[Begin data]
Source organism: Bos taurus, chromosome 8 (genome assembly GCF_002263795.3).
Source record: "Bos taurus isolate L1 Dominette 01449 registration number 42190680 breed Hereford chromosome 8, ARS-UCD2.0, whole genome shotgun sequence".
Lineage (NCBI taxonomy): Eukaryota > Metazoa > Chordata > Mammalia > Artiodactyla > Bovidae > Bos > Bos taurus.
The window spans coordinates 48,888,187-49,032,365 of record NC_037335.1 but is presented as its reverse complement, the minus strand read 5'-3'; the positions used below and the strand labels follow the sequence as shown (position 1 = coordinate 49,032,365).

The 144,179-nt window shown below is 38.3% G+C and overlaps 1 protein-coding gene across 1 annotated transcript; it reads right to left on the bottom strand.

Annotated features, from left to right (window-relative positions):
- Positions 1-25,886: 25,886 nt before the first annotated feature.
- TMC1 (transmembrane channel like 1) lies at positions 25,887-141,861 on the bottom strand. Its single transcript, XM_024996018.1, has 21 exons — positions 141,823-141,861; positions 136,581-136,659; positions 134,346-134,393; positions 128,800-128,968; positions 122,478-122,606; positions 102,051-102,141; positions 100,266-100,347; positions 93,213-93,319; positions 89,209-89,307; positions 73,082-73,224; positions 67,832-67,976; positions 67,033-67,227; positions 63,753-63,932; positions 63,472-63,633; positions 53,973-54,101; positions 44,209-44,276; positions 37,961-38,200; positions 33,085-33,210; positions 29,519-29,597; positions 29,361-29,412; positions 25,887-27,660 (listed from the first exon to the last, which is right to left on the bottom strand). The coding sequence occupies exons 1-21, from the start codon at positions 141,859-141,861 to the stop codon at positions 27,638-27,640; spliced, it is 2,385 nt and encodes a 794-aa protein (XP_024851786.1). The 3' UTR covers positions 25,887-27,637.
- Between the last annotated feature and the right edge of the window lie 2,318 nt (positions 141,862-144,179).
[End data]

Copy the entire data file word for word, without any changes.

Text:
Source organism: Bos taurus, chromosome 8 (genome assembly GCF_002263795.3).
Source record: "Bos taurus isolate L1 Dominette 01449 registration number 42190680 breed Hereford chromosome 8, ARS-UCD2.0, whole genome shotgun sequence".
Lineage (NCBI taxonomy): Eukaryota > Metazoa > Chordata > Mammalia > Artiodactyla > Bovidae > Bos > Bos taurus.
The window spans coordinates 48,888,187-49,032,365 of record NC_037335.1 but is presented as its reverse complement, the minus strand read 5'-3'; the positions used below and the strand labels follow the sequence as shown (position 1 = coordinate 49,032,365).

The 144,179-nt window shown below is 38.3% G+C and overlaps 1 protein-coding gene across 1 annotated transcript; it reads right to left on the bottom strand.

Annotated features, from left to right (window-relative positions):
- Positions 1-25,886: 25,886 nt before the first annotated feature.
- TMC1 (transmembrane channel like 1) lies at positions 25,887-141,861 on the bottom strand. Its single transcript, XM_024996018.1, has 21 exons — positions 141,823-141,861; positions 136,581-136,659; positions 134,346-134,393; positions 128,800-128,968; positions 122,478-122,606; positions 102,051-102,141; positions 100,266-100,347; positions 93,213-93,319; positions 89,209-89,307; positions 73,082-73,224; positions 67,832-67,976; positions 67,033-67,227; positions 63,753-63,932; positions 63,472-63,633; positions 53,973-54,101; positions 44,209-44,276; positions 37,961-38,200; positions 33,085-33,210; positions 29,519-29,597; positions 29,361-29,412; positions 25,887-27,660 (listed from the first exon to the last, which is right to left on the bottom strand). The coding sequence occupies exons 1-21, from the start codon at positions 141,859-141,861 to the stop codon at positions 27,638-27,640; spliced, it is 2,385 nt and encodes a 794-aa protein (XP_024851786.1). The 3' UTR covers positions 25,887-27,637.
- Between the last annotated feature and the right edge of the window lie 2,318 nt (positions 141,862-144,179).